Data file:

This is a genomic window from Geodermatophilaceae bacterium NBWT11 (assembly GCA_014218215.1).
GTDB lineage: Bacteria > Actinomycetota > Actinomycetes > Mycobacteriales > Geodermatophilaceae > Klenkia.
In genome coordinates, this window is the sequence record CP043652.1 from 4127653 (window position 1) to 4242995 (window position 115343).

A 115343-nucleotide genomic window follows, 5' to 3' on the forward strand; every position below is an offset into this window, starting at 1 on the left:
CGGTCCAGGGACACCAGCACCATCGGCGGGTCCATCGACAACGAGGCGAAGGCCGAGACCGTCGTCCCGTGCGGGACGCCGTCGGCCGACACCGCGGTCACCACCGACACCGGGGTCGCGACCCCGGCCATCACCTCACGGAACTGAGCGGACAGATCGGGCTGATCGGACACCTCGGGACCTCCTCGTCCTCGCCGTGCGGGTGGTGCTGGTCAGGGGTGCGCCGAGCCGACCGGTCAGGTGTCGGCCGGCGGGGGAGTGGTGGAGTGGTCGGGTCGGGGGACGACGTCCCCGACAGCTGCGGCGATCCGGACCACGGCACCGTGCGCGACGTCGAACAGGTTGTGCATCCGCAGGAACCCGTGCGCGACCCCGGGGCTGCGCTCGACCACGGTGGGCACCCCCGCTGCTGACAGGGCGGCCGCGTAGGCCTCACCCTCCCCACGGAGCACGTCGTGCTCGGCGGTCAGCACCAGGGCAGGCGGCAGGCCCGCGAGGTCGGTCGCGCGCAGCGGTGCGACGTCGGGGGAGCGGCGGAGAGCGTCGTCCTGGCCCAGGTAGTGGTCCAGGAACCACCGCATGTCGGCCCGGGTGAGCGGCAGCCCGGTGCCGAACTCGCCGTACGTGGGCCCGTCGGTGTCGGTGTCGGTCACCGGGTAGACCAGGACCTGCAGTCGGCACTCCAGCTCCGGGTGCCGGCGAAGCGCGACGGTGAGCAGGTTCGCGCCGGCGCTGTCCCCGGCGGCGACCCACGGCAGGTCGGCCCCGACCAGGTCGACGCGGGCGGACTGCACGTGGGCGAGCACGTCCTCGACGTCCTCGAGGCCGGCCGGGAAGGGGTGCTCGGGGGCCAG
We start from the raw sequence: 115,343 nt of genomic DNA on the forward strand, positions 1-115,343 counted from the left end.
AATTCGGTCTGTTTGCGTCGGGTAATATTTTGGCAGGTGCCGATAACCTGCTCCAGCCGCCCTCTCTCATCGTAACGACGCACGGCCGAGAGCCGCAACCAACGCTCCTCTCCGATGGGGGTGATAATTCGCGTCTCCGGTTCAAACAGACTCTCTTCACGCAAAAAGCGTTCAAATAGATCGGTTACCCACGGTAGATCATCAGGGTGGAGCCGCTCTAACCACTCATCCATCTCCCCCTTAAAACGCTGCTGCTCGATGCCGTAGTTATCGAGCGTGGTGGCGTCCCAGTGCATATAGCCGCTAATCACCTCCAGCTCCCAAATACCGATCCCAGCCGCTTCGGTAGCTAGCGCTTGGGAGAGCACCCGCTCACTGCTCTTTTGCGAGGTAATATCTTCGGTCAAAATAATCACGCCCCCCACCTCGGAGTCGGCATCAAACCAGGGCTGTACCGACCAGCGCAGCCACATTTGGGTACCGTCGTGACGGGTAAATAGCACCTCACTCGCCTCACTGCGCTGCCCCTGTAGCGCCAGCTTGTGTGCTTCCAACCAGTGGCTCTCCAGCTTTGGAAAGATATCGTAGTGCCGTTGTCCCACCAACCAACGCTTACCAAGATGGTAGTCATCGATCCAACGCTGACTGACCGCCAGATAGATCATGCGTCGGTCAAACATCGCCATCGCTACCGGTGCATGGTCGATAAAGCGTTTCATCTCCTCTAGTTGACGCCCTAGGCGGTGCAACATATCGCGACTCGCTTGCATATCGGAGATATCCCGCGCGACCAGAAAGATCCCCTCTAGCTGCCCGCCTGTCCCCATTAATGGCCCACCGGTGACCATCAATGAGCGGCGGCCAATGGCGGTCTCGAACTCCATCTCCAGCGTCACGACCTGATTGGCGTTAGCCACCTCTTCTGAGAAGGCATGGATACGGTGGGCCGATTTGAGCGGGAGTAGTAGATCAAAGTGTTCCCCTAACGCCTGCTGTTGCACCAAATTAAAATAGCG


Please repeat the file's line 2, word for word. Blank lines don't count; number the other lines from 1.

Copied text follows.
GTDB lineage: Bacteria > Actinomycetota > Actinomycetes > Mycobacteriales > Geodermatophilaceae > Klenkia.